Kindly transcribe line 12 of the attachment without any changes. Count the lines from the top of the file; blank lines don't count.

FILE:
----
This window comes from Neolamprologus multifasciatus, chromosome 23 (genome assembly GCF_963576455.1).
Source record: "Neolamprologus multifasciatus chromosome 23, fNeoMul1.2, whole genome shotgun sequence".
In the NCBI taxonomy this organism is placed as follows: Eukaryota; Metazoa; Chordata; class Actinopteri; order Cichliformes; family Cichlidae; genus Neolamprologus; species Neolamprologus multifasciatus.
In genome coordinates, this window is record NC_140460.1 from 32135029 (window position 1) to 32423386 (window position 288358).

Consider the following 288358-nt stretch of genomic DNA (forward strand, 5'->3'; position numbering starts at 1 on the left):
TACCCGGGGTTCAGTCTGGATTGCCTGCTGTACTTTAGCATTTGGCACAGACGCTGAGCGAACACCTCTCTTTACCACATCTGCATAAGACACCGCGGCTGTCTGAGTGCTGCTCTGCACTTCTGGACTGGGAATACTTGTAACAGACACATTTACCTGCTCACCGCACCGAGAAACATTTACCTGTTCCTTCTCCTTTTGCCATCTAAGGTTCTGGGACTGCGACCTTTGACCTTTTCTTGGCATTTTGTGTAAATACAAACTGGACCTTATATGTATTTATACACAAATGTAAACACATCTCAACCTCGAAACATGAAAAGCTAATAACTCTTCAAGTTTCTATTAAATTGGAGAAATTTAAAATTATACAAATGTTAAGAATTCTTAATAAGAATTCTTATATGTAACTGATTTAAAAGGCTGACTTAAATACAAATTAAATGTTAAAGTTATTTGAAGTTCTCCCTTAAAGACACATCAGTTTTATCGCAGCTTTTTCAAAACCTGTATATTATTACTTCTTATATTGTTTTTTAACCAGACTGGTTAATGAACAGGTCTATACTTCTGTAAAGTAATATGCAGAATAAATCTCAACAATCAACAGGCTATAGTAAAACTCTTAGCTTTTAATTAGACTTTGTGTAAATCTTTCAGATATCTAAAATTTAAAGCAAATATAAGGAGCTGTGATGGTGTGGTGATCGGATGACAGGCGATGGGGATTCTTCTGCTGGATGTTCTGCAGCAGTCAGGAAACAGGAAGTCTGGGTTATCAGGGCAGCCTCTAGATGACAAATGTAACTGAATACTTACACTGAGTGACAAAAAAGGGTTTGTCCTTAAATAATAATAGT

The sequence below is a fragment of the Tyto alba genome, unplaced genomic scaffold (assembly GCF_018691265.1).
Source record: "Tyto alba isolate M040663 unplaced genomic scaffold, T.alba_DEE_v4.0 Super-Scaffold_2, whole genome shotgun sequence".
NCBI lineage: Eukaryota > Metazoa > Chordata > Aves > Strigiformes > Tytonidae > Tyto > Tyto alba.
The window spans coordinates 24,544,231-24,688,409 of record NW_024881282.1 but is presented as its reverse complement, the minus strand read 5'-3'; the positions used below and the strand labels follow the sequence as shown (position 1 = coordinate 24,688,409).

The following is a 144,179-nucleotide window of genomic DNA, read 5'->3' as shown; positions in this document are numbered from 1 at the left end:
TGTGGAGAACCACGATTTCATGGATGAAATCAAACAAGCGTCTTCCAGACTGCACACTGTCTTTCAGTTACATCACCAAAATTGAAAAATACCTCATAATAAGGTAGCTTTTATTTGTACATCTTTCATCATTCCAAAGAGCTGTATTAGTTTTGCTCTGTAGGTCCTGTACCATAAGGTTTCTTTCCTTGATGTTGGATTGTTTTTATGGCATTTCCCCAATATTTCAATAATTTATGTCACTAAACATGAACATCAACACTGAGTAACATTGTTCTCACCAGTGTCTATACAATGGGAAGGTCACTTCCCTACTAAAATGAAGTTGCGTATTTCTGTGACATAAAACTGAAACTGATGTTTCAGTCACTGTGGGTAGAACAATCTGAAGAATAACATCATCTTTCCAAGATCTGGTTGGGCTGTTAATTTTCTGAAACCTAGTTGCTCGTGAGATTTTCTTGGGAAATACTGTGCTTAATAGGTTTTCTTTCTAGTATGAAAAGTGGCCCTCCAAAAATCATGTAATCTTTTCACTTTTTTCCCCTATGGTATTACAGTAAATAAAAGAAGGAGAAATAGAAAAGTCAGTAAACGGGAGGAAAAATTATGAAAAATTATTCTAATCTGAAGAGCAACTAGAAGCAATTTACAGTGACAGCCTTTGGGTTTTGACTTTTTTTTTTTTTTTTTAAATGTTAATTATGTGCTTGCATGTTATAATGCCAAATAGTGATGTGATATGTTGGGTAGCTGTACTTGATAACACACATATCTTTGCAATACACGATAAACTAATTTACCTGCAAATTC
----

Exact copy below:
TGTGGAGAACCACGATTTCATGGATGAAATCAAACAAGCGTCTTCCAGACTGCACACTGTCTTTCAGTTACATCACCAAAATTGAAAAATACCTCATAATAAGGTAGCTTTTATTTGTACATCTTTCATCATTCCAAAGAGCTGTATTAGTTTTGCTCTGTAGGTCCTGTACCATAAGGTTTCTTTCCTTGATGTTGGATTGTTTTTATGGCATTTCCCCAATATTTCAATAATTTATGTCACTAAACATGAACATCAACACTGAGTAACATTGTTCTCACCAGTGTCTATACAATGGGAAGGTCACTTCCCTACTAAAATGAAGTTGCGTATTTCTGTGACATAAAACTGAAACTGATGTTTCAGTCACTGTGGGTAGAACAATCTGAAGAATAACATCATCTTTCCAAGATCTGGTTGGGCTGTTAATTTTCTGAAACCTAGTTGCTCGTGAGATTTTCTTGGGAAATACTGTGCTTAATAGGTTTTCTTTCTAGTATGAAAAGTGGCCCTCCAAAAATCATGTAATCTTTTCACTTTTTTCCCCTATGGTATTACAGTAAATAAAAGAAGGAGAAATAGAAAAGTCAGTAAACGGGAGGAAAAATTATGAAAAATTATTCTAATCTGAAGAGCAACTAGAAGCAATTTACAGTGACAGCCTTTGGGTTTTGACTTTTTTTTTTTTTTTTTAAATGTTAATTATGTGCTTGCATGTTATAATGCCAAATAGTGATGTGATATGTTGGGTAGCTGTACTTGATAACACACATATCTTTGCAATACACGATAAACTAATTTACCTGCAAATTC